Wednesday, March 07, 2007

Tribes recall a dam closure that ended a way of life

The story at the end of my article is about the demise of Celilo Falls on the Columbia River. The lesson for Alaska is obvious when you read it.

I took this picture pulling into the float at Port Alexander in 1981. I was going around S.E. lecturing on fish quality for the U.of A. (Note all the trolling poles.)

I thought I was seeing where residents of the villages near the proposed Pebble Mine on the Alaska Peninsula were frustrated with the fishing industry to the point they would support a big mine in their back yard. I'm here to tell you that two wrongs don't make a right.

Residents out there in Bristol Bay need to get behind their Regional Seafood Development Association to give voice to the smallest fishing family and to get back to the things they know and love. To get together on a grass roots level to effect change. Villagers and fishermen have a chance to mold a fishing industry out there in the way THEY want. In the rest of Alaska too, for that matter.

As they were given this opportunity, and they might not even know they were given it, other people want to ban any new seafood processing along the rivers there. The proposed legislation this language is in is benign enough; protection of the watershed. But just something the processors would try slip in there to keep the RSDA down on the farm.

Speaking of "midnight riders" look at this site that tracks the destination of over 1700 riders on one appropriations bill. There's even a competition among programmers for a prize to make the best website, called "mashing," that tracks Congress. Maybe we need a program to allow stakeholders to interface with bill writers so these explosive devices don't get attached all the time.

And to top it off, political forces, that have nothing to do with rank and file fishermen, want to end the sustainability protections salmon streams have in Alaska. That wouldn't do much to help "MSC Sustainable" and "Eco-Friendly" certification efforts in the fisheries. It is sponsored by the United Fishermen of Alaska, a shell made of special interests. The shell is in Juneau and painted blue and has "Alaska Fishermen's Building" written on the side. It should say "Shell Games Played Here."

UFA says the current laws open the state up to lawsuits and court control, but they really want more latitude to influence local Fish and Game managers. The processors have been doing that forever and look at what they did to Bristol Bay, S.E. and Kodiak red king crab, many, many salmon runs, and even the smelt in Petersburg. The examples go on and on. That's why laws making managing fish a uniform thing across the state were enacted. And to keep exclusive commercial fishing club interests from hijacking the runs. Those runs belong to the public, not some "rightful use" as the Southeast Alaska Seiners say. Fishermen have hour-by-hour fishing privileges, that's all.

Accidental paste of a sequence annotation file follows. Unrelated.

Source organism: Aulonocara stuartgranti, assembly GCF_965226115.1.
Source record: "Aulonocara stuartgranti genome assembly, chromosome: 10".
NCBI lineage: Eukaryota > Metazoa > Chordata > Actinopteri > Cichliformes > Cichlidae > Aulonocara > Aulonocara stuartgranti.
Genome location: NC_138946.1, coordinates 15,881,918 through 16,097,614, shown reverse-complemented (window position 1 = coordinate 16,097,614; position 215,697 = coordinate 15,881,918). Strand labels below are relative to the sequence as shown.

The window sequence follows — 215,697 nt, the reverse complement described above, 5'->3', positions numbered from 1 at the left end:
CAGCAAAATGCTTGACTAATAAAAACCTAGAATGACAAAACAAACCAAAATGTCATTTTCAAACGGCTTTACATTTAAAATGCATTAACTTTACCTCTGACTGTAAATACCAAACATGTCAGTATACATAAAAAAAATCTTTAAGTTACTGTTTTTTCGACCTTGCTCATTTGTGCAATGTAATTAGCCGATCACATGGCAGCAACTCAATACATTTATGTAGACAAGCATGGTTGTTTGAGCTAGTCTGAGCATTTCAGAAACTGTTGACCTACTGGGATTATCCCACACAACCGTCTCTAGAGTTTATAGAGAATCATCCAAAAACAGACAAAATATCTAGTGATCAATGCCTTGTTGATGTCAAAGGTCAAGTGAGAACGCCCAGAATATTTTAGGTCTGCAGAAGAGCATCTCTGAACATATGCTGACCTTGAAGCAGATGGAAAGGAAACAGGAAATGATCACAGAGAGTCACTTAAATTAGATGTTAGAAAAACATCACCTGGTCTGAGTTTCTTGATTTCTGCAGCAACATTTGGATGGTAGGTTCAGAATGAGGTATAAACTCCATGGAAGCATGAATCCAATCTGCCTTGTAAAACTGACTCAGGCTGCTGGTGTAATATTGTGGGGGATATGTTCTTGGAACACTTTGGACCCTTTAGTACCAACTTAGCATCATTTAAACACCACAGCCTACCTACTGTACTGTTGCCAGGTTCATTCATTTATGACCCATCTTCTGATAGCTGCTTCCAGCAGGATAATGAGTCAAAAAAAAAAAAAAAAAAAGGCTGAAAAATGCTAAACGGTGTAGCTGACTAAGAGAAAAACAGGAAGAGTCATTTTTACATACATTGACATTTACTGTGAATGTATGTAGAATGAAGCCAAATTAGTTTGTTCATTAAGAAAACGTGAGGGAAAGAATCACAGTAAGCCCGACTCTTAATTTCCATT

Well, no lawsuits in seven years, and if it ever gets like the Lower 48 up there the courts come in mighty handy. Federal judges are calling the shots now on the Columbia and the San Joachin Rivers because dominant special interests wiped out the salmon and nobody would agree on a solution. I won't go further into the low regard UFA management has had for the concept of sustainable fisheries except to say read Victor Smith's article again on

The better proposal that should be passed is that any proposals coming out of fishermen's organizations have the signatures of a majority of their entire membership. Unless you could get some anti-gullibility legislation through that applies to decision makers.

Here's what I found out regarding the 50th anniversary of the flooding of the key fishing hole for the Umatilla Nation on the Columbia River. Seems that they had been fishing there for 10,000 years, give or take a few years. And the spot became the trading hub for the whole Pacific Northwest. Those guys that had the good platforms at the falls were like the Bill Gates of the American Indians.

Fishing wasn't rubbed out only by the dams on the Columbia. The big canneries at the mouth of the Columbia used fish traps, beach seines, gillnets, etc, to get in as much of a pack as possible. They even built a rail line out there to bring the pack to market. So when the Dalles Dam flooded the Falls in 1957, there wasn't a lot left anyway. But the big selling point for the dam was that it was going to inundate the area with new industry and jobs from the cheap power. Didn't happen.

Boeing got a good source of aluminum, for awhile, that's about all. There were other sources in the Northwest, so it's not like it was a national security thing. The locals at Celilo were promised new housing, and got recycled lumber and no water pressure. But don't forget, they were paid $3,700 each, to leave as a legacy for their children and their children's children, ad infinitum.

Most of the pictures that remain of the fishing activity at the falls are in black and white, but the old-timers remember those times in vivid color. The mist from the falls made the surrounding area green and lush. Now it's desert like the rest of Eastern Oregon.